The jaw relaxed. Dylan looked at him, corner of his mouth turned up. He pressed his left leg against Dylan’s right. “I’m sorry too.” He left his leg there, touching from heel to knee. Cyrus could feel the warmth seeping through their frozen jeans. He shifted in his chair, sitting up straighter to look out the window again. “No sign of the coyote?” Dylan asked him.
“How long has it been coming ‘round?”
Cyrus thought back. “‘Bout a week.”
“How many sheep have you lost?”
“None? Why you gotta kill it then?”
“Because it will take one sooner or later. Thought Paiutes didn’t have a problem with coyote hunting.”
Dylan frowned. “We don’t. But if it hasn’t caused any harm you’re just messing with the ecosystem for no reason.”
“Jesus, you and your ecosystems.”
“Well it matters! Coyotes keep other populations in check: deer, rodents –”
“Look,” Cyrus cut in, “all this saving the Earth shit is nice for you, but some of us have real life to worry about. There’s no farm to run if all your sheep get eaten. Can’t take chances.”
“You’re keeping the farm? Even with your dad gone?”
“‘Course I am.”
Dylan opened his mouth. Nothing came out. He shut it again and looked away, shaking his head.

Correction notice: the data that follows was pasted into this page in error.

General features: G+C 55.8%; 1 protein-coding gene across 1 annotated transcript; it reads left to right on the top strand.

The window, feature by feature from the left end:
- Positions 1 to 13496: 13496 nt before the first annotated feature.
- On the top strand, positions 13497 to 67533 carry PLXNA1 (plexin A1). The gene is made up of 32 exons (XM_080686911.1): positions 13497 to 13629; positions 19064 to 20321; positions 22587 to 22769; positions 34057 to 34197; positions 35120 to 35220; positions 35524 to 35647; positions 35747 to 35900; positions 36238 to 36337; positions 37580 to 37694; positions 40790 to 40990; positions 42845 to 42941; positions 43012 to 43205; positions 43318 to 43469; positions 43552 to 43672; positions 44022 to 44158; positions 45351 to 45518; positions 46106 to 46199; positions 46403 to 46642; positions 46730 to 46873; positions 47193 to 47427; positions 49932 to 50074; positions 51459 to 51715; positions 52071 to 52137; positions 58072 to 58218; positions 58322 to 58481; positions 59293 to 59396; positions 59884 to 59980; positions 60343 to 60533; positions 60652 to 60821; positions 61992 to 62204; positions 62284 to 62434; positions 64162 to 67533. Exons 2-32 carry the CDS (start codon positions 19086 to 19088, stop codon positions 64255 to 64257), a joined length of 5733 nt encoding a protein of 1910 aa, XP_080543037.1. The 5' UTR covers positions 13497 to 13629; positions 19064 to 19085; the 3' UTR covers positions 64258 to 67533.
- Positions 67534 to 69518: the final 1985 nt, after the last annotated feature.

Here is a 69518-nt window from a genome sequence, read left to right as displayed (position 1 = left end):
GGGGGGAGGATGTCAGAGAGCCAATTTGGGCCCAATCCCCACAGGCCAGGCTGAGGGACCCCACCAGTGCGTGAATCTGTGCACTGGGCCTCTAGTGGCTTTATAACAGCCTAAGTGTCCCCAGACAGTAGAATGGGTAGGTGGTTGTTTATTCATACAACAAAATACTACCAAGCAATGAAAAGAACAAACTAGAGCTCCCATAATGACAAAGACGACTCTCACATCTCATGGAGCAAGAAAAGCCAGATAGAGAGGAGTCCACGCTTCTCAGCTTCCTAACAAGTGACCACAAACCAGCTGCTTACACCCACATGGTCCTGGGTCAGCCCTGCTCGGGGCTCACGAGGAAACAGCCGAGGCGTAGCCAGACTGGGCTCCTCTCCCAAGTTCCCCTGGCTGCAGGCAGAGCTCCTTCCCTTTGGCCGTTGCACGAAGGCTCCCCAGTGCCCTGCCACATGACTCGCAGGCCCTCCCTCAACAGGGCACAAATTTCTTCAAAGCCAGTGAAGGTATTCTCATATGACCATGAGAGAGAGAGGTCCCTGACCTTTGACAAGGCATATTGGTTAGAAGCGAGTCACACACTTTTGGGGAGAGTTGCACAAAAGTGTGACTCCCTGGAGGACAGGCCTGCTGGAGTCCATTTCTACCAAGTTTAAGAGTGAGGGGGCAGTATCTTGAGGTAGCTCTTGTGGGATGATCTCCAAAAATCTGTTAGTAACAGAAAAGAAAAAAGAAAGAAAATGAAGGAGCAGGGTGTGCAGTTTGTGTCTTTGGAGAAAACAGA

“What?” Cyrus asked.
Dylan shrugged. “It’s not like you’d listen.”
“Grow a pair and say it.”
Dylan exhaled through his nose. “You shouldn’t be here, Cyrus.”
“What the hell does that mean?”
Dylan sighed, chewed on his lip. “Remember when Jed Marlow beat you up in sixth grade?”
“He called you a fag because you were drawing a flower in your notebook.”
“If you say so.” Cyrus didn’t really remember what started it, just being punched in the eye.
“And what did your father say?”
Cyrus’ father had been sitting at the kitchen table when he came home, cleaning his rifle. He’d looked up, grunted. “What happened to you?”
“Got in a fight.”
His father had nodded. “Sheep need feeding.” And Cyrus had.
“Nothing.” Dylan’s voice brought him back to the blind. “He said nothing.”
“He said something –”
“He didn’t tell you it was wrong. He didn’t ask if you were okay. You got the shit kicked out of you and it was just – boys.” Dylan turned his head, and the wet depth of his eyes was like a punch to Cyrus’ gut. “I never saw you drawing again.”
“So? I was a kid.”
“You should’ve been.” Dylan put a hand to his forehead, rubbing it tiredly. “We both should’ve been.”
“What the hell does that mean?”
“This place – what are you gonna do here, Cyrus? Feed the sheep and shoot coyotes and die someday?”
“It shouldn’t be.”
“What do you want me to do? Fuck off to college and pretend to be someone I’m not?”